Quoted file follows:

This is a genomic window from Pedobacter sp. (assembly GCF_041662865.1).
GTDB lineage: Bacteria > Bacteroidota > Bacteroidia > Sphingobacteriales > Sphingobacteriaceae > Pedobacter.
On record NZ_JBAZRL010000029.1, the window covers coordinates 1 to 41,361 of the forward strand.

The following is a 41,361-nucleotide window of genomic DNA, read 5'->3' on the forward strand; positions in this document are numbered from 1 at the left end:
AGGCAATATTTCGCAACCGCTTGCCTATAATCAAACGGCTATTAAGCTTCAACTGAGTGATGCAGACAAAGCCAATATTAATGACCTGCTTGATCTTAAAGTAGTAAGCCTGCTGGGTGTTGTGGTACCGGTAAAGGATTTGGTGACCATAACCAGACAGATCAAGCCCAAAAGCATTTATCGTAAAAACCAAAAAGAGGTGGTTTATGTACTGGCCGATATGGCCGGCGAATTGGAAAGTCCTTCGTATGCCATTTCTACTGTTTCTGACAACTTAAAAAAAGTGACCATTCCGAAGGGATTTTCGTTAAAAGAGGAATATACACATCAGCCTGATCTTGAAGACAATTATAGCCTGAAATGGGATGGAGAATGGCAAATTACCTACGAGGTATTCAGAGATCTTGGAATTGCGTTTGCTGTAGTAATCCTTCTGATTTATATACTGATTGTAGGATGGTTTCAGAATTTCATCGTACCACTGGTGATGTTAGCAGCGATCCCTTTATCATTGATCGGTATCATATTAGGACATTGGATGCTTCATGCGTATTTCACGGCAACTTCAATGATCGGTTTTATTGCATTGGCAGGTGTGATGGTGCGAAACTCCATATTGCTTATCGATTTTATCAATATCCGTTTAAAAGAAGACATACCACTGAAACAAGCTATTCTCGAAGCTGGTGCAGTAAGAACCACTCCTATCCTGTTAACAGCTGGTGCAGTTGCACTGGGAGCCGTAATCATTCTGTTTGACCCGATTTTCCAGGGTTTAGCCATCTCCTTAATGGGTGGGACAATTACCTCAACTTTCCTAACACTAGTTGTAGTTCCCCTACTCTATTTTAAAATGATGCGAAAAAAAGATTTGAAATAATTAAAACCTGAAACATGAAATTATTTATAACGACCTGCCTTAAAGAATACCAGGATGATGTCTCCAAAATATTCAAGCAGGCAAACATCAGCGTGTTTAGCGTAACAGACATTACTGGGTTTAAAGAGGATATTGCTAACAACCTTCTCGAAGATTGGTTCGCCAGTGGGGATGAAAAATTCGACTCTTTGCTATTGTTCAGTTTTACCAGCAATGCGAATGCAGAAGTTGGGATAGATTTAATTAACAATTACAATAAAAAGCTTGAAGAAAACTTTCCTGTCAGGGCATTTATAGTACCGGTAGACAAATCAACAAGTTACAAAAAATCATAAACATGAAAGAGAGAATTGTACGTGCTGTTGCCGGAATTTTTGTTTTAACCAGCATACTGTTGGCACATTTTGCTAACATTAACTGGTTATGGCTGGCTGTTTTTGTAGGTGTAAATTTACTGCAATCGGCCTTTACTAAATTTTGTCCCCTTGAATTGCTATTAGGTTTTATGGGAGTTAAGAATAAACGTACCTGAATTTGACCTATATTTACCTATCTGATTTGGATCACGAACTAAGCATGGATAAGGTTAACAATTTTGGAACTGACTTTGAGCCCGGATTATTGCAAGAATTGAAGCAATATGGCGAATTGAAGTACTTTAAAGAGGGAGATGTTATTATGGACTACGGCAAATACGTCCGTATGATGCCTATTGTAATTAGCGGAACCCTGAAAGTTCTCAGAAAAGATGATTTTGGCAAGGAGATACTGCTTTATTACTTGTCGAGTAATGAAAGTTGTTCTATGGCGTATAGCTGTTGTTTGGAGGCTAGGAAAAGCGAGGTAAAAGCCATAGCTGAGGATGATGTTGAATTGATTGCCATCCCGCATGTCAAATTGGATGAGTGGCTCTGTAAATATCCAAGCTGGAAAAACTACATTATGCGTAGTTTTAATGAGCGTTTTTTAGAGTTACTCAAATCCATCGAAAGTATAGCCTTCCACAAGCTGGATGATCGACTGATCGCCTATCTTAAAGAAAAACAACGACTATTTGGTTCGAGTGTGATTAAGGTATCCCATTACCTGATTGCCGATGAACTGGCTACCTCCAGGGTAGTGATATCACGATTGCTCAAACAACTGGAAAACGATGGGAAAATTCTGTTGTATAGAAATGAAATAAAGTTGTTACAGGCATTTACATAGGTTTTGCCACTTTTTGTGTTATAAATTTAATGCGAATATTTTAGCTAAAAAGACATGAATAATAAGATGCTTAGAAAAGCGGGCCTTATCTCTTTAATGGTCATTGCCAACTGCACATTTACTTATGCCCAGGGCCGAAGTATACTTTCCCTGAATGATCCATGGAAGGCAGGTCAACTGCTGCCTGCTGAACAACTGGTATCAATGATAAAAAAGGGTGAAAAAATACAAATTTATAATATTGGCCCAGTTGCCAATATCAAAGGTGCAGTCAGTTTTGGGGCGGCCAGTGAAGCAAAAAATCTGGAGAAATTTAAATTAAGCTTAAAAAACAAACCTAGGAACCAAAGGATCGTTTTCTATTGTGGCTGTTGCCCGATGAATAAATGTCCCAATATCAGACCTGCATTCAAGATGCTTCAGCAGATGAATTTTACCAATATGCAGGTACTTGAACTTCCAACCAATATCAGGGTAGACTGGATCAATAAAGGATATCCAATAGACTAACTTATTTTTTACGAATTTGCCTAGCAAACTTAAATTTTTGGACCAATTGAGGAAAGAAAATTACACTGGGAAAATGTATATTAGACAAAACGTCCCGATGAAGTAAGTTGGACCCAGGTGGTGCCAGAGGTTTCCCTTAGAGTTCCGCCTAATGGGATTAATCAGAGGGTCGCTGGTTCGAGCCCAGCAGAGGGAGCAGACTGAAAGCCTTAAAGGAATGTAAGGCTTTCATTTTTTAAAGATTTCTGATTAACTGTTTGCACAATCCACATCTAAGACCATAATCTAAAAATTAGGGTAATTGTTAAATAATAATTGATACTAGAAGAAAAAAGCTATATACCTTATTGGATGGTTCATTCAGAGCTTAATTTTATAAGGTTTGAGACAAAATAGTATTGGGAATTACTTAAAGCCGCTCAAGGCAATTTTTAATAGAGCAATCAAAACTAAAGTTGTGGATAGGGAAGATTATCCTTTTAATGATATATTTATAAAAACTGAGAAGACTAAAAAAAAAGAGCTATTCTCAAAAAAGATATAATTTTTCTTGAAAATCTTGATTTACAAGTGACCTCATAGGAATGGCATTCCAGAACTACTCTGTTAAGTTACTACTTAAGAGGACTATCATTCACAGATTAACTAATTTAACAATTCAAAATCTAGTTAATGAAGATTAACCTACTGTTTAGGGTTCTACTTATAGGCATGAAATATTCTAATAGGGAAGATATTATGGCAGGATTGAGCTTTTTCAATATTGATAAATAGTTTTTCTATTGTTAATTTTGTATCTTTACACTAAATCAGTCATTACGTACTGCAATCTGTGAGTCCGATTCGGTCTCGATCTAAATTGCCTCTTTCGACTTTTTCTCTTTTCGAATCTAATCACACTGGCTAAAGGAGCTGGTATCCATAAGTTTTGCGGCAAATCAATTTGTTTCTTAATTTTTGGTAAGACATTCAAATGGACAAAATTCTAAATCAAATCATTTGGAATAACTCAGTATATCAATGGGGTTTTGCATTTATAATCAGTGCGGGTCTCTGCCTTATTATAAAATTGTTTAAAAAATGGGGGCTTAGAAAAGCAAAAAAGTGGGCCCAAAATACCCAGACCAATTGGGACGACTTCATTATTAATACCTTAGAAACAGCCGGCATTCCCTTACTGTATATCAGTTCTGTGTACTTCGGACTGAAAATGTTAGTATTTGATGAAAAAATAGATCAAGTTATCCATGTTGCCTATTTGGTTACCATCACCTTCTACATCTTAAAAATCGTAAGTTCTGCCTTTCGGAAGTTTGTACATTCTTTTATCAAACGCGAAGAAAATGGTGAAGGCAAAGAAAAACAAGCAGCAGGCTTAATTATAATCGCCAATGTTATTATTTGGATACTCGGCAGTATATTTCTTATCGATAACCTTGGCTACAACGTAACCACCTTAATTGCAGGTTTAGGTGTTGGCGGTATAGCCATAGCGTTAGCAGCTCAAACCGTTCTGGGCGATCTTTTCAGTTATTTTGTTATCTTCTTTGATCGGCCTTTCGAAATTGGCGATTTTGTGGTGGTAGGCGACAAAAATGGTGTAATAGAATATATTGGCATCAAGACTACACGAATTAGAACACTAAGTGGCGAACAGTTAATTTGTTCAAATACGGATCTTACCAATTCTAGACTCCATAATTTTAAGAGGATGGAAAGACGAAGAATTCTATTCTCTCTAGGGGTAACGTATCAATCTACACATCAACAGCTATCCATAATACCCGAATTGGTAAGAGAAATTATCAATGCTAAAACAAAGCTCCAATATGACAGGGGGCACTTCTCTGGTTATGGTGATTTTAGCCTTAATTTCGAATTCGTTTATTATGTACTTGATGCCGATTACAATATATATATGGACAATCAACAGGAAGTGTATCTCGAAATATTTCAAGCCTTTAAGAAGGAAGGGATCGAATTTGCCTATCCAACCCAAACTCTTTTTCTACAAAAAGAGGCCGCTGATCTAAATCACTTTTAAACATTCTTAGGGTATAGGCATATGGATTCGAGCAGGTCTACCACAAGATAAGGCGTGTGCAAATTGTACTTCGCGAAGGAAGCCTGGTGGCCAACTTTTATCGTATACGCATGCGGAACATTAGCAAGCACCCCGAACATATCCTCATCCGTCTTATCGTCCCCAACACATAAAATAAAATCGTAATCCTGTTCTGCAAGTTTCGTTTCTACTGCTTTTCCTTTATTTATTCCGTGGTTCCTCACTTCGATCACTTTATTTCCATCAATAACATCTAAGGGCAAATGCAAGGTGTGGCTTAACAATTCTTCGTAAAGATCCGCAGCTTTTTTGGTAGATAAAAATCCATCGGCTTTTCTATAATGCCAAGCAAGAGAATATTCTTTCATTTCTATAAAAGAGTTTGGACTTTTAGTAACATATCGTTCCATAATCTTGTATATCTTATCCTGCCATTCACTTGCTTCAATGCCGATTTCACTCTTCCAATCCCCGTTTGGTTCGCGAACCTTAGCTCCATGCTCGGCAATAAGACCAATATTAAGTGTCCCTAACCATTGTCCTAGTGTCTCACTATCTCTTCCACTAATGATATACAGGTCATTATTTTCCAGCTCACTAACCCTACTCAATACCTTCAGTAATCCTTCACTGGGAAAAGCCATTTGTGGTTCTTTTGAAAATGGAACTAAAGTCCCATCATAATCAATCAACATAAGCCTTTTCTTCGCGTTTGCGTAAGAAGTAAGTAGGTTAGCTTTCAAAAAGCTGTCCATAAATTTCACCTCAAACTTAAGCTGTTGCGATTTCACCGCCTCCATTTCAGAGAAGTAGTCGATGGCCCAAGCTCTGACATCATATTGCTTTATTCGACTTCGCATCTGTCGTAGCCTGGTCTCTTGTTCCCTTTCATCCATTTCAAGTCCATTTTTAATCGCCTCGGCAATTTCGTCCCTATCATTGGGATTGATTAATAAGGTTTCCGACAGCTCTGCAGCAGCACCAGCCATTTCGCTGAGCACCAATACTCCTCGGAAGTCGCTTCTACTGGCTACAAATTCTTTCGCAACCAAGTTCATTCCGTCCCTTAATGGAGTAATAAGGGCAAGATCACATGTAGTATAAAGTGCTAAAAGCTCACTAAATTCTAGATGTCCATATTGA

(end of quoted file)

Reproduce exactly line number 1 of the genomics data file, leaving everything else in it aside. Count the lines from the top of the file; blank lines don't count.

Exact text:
This is a genomic window from Pedobacter sp. (assembly GCF_041662865.1).